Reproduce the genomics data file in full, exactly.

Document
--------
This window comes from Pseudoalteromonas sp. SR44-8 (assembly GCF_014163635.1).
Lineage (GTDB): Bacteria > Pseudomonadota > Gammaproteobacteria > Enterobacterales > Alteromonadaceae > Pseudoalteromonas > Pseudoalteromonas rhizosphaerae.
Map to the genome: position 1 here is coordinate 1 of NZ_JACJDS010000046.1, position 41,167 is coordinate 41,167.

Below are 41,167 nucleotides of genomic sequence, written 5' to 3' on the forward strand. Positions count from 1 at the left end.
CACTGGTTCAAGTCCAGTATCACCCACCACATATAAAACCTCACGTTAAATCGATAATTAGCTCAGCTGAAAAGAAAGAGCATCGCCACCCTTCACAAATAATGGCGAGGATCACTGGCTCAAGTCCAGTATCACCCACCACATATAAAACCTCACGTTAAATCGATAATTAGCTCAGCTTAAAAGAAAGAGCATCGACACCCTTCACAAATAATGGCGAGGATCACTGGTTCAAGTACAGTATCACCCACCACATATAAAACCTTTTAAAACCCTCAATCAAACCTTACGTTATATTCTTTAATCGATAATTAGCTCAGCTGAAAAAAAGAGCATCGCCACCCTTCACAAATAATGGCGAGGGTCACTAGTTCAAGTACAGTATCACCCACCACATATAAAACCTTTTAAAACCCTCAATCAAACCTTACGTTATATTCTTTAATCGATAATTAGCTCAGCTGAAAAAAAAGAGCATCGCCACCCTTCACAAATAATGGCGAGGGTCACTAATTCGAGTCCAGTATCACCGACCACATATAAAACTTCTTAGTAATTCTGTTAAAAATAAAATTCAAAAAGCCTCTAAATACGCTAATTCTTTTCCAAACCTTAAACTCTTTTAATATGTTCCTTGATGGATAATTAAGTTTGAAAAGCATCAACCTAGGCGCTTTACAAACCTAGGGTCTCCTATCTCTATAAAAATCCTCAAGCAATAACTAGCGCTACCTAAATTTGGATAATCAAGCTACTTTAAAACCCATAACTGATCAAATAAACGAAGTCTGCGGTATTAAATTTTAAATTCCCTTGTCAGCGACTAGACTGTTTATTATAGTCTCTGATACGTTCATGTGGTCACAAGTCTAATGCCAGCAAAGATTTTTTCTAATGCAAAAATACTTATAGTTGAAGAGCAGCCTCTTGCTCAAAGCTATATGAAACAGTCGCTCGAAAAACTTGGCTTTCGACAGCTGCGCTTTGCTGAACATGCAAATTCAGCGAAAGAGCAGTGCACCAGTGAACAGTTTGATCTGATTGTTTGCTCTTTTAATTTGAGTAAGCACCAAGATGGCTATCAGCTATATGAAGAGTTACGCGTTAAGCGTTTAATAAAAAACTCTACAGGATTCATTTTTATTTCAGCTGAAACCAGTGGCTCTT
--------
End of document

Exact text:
This window comes from Pseudoalteromonas sp. SR44-8 (assembly GCF_014163635.1).
Lineage (GTDB): Bacteria > Pseudomonadota > Gammaproteobacteria > Enterobacterales > Alteromonadaceae > Pseudoalteromonas > Pseudoalteromonas rhizosphaerae.
Map to the genome: position 1 here is coordinate 1 of NZ_JACJDS010000046.1, position 41,167 is coordinate 41,167.

Below are 41,167 nucleotides of genomic sequence, written 5' to 3' on the forward strand. Positions count from 1 at the left end.
CACTGGTTCAAGTCCAGTATCACCCACCACATATAAAACCTCACGTTAAATCGATAATTAGCTCAGCTGAAAAGAAAGAGCATCGCCACCCTTCACAAATAATGGCGAGGATCACTGGCTCAAGTCCAGTATCACCCACCACATATAAAACCTCACGTTAAATCGATAATTAGCTCAGCTTAAAAGAAAGAGCATCGACACCCTTCACAAATAATGGCGAGGATCACTGGTTCAAGTACAGTATCACCCACCACATATAAAACCTTTTAAAACCCTCAATCAAACCTTACGTTATATTCTTTAATCGATAATTAGCTCAGCTGAAAAAAAGAGCATCGCCACCCTTCACAAATAATGGCGAGGGTCACTAGTTCAAGTACAGTATCACCCACCACATATAAAACCTTTTAAAACCCTCAATCAAACCTTACGTTATATTCTTTAATCGATAATTAGCTCAGCTGAAAAAAAAGAGCATCGCCACCCTTCACAAATAATGGCGAGGGTCACTAATTCGAGTCCAGTATCACCGACCACATATAAAACTTCTTAGTAATTCTGTTAAAAATAAAATTCAAAAAGCCTCTAAATACGCTAATTCTTTTCCAAACCTTAAACTCTTTTAATATGTTCCTTGATGGATAATTAAGTTTGAAAAGCATCAACCTAGGCGCTTTACAAACCTAGGGTCTCCTATCTCTATAAAAATCCTCAAGCAATAACTAGCGCTACCTAAATTTGGATAATCAAGCTACTTTAAAACCCATAACTGATCAAATAAACGAAGTCTGCGGTATTAAATTTTAAATTCCCTTGTCAGCGACTAGACTGTTTATTATAGTCTCTGATACGTTCATGTGGTCACAAGTCTAATGCCAGCAAAGATTTTTTCTAATGCAAAAATACTTATAGTTGAAGAGCAGCCTCTTGCTCAAAGCTATATGAAACAGTCGCTCGAAAAACTTGGCTTTCGACAGCTGCGCTTTGCTGAACATGCAAATTCAGCGAAAGAGCAGTGCACCAGTGAACAGTTTGATCTGATTGTTTGCTCTTTTAATTTGAGTAAGCACCAAGATGGCTATCAGCTATATGAAGAGTTACGCGTTAAGCGTTTAATAAAAAACTCTACAGGATTCATTTTTATTTCAGCTGAAACCAGTGGCTCTT